Director: Brian Dannelly
Running Time: 86 mins
Release Date: September 30th 2013
Chris Colfer made his name as Kurt on Glee. While that keeps him pretty busy, he’s found time to write some children’s books and also the screenplay for Struck By Lightning. The fact he’s still only 23 is quite sickening.
He also takes the lead role here as Carson Phillips, who in the first few seconds of the movie is hit by lightning and killed. The film then flashes back to see how he got to that point. Carson is a senior in high school with dreams of becoming a journalist. He knows where he wants to work and what university he intends to go to – and he’s determined to get there.
When he’s told that running the school paper isn’t going to cut it anymore if he wants admission to his college of choice, he decides to start a literary magazine. There’s one problem though, his lackadaisical classmates don’t want to write anything, except for friend Malerie (Rebel Wilson). Carson doesn’t let that get in the way and finds reasons he can blackmail others into providing pieces for the magazine, whether it’s in return for not outing two boys in a relationship or keeping quiet about one young man who’s dealing pot.
Carson also has other issues, including a slightly unhinged mother (the awesome Alison Janney) who’s never gotten over her husband leaving. His father (Dermot Mulroney) meanwhile has been largely absent from his life, but they are brought back together when his fiancée (Christina Hendricks) wants to meet her future husband’s son.
It’s an entertaining if slightly messy movie. Colfer is a decent writer, coming up with some good dialogue and exploring various things in interesting ways, from friendship and teen life to the difficulties of family. He’s also got a strong sense of character, bringing many of the people in the film more depth than you might expect, particularly Carson’s mother, who could easily have just been a monster but is given a surprising amount of pathos. However it’s all slightly affected by the young writer’s curse of being undisciplined, trying to do too much and never fully wrangling all its pieces together.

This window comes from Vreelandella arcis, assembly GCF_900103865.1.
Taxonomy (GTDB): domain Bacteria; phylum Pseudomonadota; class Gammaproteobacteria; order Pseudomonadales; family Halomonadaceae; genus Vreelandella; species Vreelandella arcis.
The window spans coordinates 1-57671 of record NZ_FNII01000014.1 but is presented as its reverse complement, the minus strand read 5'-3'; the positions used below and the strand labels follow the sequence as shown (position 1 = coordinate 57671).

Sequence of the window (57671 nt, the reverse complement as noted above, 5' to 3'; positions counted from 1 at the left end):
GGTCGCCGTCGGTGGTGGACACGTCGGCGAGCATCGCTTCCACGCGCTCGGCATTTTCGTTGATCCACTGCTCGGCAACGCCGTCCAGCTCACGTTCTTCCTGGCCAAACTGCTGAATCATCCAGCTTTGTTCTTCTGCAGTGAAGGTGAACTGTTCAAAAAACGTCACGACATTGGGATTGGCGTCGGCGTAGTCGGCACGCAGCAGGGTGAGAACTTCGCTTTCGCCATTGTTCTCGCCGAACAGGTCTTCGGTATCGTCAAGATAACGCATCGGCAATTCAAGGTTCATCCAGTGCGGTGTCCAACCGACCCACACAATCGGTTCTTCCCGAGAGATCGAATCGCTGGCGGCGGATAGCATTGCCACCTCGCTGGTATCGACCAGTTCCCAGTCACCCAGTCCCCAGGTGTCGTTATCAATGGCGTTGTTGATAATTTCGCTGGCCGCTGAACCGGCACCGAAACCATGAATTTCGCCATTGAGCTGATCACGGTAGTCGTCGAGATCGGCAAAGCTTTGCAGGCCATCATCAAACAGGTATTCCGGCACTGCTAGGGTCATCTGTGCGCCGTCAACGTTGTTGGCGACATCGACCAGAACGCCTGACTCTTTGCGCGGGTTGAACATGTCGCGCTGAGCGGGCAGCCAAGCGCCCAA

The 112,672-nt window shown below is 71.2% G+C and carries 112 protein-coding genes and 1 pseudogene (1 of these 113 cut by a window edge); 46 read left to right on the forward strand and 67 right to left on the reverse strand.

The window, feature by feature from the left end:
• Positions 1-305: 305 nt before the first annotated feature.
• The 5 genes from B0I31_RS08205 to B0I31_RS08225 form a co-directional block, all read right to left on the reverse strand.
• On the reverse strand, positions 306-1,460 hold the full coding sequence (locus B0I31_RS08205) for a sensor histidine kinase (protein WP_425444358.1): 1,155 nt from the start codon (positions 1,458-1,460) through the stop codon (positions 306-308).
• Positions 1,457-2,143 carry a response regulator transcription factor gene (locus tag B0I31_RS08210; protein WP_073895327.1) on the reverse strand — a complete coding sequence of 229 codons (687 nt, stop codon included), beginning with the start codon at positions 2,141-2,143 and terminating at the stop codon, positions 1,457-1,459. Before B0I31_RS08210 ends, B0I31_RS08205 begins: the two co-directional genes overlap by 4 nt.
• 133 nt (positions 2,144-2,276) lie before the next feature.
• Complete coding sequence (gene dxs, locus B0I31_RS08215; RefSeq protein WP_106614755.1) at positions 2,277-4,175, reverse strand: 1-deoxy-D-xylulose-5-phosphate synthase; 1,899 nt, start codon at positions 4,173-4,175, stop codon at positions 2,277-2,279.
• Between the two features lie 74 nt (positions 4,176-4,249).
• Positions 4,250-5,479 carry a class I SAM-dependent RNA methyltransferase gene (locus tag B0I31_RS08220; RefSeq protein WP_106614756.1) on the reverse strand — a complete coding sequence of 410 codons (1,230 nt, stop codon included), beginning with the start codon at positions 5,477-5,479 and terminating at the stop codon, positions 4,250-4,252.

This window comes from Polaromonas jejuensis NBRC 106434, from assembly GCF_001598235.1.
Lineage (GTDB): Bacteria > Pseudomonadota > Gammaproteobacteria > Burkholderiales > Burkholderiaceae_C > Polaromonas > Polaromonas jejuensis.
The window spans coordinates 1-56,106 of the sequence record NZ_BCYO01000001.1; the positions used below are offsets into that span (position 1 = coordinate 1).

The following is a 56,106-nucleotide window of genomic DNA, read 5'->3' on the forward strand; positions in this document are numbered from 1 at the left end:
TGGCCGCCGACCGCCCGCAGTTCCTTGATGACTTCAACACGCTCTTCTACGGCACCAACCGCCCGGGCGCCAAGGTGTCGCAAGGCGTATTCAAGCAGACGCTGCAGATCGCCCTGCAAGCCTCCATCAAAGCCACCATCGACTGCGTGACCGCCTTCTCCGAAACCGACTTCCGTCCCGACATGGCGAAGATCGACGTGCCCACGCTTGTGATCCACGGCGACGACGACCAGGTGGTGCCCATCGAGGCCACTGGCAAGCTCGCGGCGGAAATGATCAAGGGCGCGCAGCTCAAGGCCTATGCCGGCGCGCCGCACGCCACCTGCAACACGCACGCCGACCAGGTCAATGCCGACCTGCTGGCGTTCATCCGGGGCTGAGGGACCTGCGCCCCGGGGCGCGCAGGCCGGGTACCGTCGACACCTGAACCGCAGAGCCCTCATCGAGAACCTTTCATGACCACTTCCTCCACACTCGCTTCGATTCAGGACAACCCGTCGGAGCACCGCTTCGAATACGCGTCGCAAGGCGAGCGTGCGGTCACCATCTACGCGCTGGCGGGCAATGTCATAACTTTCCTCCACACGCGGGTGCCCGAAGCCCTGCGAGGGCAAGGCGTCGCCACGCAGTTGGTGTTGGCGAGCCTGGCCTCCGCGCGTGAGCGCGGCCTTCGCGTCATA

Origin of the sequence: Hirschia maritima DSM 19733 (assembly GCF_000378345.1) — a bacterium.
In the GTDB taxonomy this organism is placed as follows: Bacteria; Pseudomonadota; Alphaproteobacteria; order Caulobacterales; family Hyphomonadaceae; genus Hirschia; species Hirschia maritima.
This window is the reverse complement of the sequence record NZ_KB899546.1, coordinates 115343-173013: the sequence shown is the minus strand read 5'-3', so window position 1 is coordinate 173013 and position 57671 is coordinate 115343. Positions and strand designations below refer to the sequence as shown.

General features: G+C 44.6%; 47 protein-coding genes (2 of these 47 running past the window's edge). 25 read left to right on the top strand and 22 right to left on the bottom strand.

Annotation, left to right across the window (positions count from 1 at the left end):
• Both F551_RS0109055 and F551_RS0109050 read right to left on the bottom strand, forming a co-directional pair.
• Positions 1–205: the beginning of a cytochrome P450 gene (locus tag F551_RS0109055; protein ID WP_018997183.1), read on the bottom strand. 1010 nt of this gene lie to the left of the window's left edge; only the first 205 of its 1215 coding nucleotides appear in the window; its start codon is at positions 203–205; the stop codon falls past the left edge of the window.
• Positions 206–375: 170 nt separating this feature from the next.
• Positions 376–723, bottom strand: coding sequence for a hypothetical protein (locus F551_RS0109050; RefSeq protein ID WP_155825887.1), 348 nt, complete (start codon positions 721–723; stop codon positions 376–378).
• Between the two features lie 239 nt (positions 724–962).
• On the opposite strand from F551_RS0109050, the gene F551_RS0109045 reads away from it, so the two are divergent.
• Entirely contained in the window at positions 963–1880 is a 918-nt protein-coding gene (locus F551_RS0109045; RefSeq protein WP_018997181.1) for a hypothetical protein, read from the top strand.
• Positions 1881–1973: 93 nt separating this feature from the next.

For example the film’s hook – a young man blackmailing his classmates into working for his literary magazine – is an interesting idea, but what the film’s trying to say about it is sometimes murky, leading some to say the film is condoning bullying. It’s not, but the film tries to do so many things without quite having power to handle it all that things sometimes become unclear. That’s equally true of the fact Carson is struck by lightning and killed, which ends up feeling unnecessary as the payoff doesn’t work as well as the script seems to think it will.
However all the issues are round the periphery as the film still works, with interesting characters and some very good performances from the likes of Janney and Rebel Wilson (in a slightly more subdued part than we’ve recently seen her giving). It’s got some worthwhile things to say and some interesting ways of saying them – it’s just that it’s not quite tight enough to be more than a decent watch. That said, Struck By Lightning does suggest that as he grows as a writer, Colfer could well produce something truly excellent in the future.
Overall Verdict: Struck By Lightning is sometimes witty, well-acted and with some interesting ideas, but ultimately it has a few too many ideas and not enough strength to pull them all together.
Reviewer: Tim Isaac
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